Recovery From Substance Abuse Among Zimbabwean Men: An Occupational Transition

Clement Nhunzvi*, Roshan Galvaan, Liesl Peters

*Corresponding author for this work

Research output: Contribution to journalArticleResearchpeer-review

8 Citations (Scopus)

Abstract

Substance abuse is a rising global problem, associated with medical, psychiatric, family, occupational, legal, political, financial, and spiritual problems. Recovery is an important area of consideration in occupational therapy's quest to promoting health and well-being. This narrative inquiry explored the journey of recovery from substance abuse among young adult Zimbabwean men. Three men were purposively selected to participate in in-depth narrative interviews about their occupations during recovery. Data were analyzed using a narrative analysis. Explanatory stories and three superordinate themes illustrated how substance abuse was associated with both positive and negative outcomes. The recovery process emerged as an ongoing occupational transition, influenced by occupational identity and involving changes in occupational participation. Recovery from substance abuse can be conceptualized as an occupational transition. Ongoing participation in "healthy" and meaningful occupations is key factor in this process. Construction of a positive occupational identity is also central.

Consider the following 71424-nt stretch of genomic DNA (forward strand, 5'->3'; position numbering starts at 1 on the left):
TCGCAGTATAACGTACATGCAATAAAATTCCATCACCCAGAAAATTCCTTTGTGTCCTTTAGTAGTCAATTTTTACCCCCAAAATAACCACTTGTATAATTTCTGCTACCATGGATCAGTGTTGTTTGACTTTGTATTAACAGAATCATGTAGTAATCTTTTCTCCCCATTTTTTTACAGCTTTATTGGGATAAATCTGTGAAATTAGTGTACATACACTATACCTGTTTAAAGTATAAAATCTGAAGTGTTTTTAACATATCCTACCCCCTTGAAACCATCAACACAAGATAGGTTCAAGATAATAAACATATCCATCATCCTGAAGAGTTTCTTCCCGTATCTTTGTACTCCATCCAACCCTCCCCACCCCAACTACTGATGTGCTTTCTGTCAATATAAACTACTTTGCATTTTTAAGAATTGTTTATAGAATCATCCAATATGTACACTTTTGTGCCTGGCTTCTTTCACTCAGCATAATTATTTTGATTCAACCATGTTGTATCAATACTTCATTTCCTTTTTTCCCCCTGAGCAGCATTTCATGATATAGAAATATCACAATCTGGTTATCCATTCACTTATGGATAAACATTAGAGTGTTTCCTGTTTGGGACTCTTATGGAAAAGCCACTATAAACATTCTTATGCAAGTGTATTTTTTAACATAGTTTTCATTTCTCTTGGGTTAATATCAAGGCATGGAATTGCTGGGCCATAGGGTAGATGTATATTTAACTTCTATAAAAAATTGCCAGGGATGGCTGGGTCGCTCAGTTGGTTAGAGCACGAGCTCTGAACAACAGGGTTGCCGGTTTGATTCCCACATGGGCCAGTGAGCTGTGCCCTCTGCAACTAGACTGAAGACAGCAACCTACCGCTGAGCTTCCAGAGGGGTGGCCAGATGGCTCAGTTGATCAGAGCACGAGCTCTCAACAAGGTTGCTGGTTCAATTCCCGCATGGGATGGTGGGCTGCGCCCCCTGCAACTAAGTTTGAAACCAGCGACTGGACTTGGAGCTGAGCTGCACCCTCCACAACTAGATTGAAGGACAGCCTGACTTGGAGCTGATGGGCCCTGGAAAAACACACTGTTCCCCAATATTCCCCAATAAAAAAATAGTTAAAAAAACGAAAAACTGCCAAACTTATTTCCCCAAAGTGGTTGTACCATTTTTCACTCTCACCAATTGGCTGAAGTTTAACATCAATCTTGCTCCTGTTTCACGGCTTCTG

Original languageEnglish
Pages (from-to)14-22
Number of pages9
JournalOTJR: Occupational Therapy Journal of Research
Volume39
Issue number1
DOIs
Publication statusPublished - Jan 2019
Externally publishedYes

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